Brussels, 08 Sep 2006
The World Health Organisation (WHO) has issued a stark warning - to act immediately to stop the spread of a tuberculosis strain with extreme drug resistance (XDR-TB), which has killed 52 out of 53 patients diagnosed with the disease in South Africa. While the strain has been found around the world, it has been particularly prevalent in Asia and the former Soviet Union until now. An outbreak in South Africa's KwaZulu-Natal region rapidly killed 52 of 53 patients diagnosed with the disease. All of those tested were also infected with HIV.
The outbreak has caused considerable alarm, prompting an emergency meeting of African health experts from 11 African countries and the WHO to discuss the problem. The WHO representatives call for rapid interventions to limit the spread of this disease, akin to those in response to avian flu and the SARS outbreak, to stop the spread of the strain as soon as possible.
'This must be taken with the same degree of seriousness. There is no time to wait,' said Ernest Jamarillo from the WHO at the Johannesburg conference.
The fear in Africa, especially southern Africa, is that XDR-TB has probably already spread. The disease may be common in mining areas, where it could be spread very easily through close personal contact. When XDR-TB is combined with HIV, the results are devastating, especially to populations only just beginning to feel the benefits of combination retroviral treatments.
Only 44 of the 52 deaths in KwaZulu-Natal were tested for HIV infection, but all carried this second disease. XDR-TB is so-called because it has developed resistances to both first line treatments, and at least two of the six second-line treatments, severely reducing the number of possible interventions available.
The South African Medical Research Council, the United States Centres for Disease Control, and the WHO issued a seven-point action plan to tackle the disease now:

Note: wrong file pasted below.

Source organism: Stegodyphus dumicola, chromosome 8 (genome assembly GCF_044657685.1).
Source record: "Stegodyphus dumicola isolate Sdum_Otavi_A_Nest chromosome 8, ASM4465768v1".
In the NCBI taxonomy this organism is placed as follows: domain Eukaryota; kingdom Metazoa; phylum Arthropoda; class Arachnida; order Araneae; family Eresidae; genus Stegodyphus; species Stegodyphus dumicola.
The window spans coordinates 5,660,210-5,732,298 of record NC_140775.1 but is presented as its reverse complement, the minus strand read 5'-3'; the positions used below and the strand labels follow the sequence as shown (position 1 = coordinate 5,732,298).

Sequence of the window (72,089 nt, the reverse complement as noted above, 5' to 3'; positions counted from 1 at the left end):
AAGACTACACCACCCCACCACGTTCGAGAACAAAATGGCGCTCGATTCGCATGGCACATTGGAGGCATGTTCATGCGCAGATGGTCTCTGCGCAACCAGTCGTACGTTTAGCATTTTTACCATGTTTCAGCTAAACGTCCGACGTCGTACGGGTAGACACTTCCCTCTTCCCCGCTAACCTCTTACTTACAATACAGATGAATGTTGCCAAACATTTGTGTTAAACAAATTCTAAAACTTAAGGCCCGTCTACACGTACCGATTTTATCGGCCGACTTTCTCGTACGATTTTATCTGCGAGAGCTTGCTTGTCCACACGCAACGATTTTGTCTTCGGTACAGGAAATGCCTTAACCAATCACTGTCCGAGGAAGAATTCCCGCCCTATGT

- conduct rapid surveys of XDR-TB;
- increase laboratory capacity;
- improve the capacity of health managers to respond to XDR-TB outbreaks;
- implement infection control precautions;
- increase research support for anti-drug development;
- increase research support for rapid diagnostic test development;
- promote universal access to antiretroviral drugs under joint TB-HIV activities.
The bacterium would have only had the opportunity to mutate and develop further resistances through improper application of existing measures to treat the disease. This could be either through poor monitoring, or through lack or resources.
Most alarming is that the 53 cases so far identified are just the confirmed cases. 'We have no surveillance systems at the moment, so we don't really know how many people are infected,' said Prof Willem Sturm, who identified the strain in KwaZulu-Natal.
The EU was instrumental in pushing for effective measures to prevent the spread of both SARS and avian flu, and these strategies could be adapted to halt the spread of XDR-TB.
In addition, the EU' Sixth and seventh Framework Programmes (FP6) continues research into TB, and is active in running trials through the European Developing Countries Clinical Trials Partnership (EDCTP) scheme, which aims to increase the number of effective interventions that could be effective against TB. The development of a new antibiotic, Platensimycin, by Merck, Sharp and Dohme in the US may also offer an effective treatment, should it successfully make the transition to human clinical trials.For further information on EDCTP, please visit: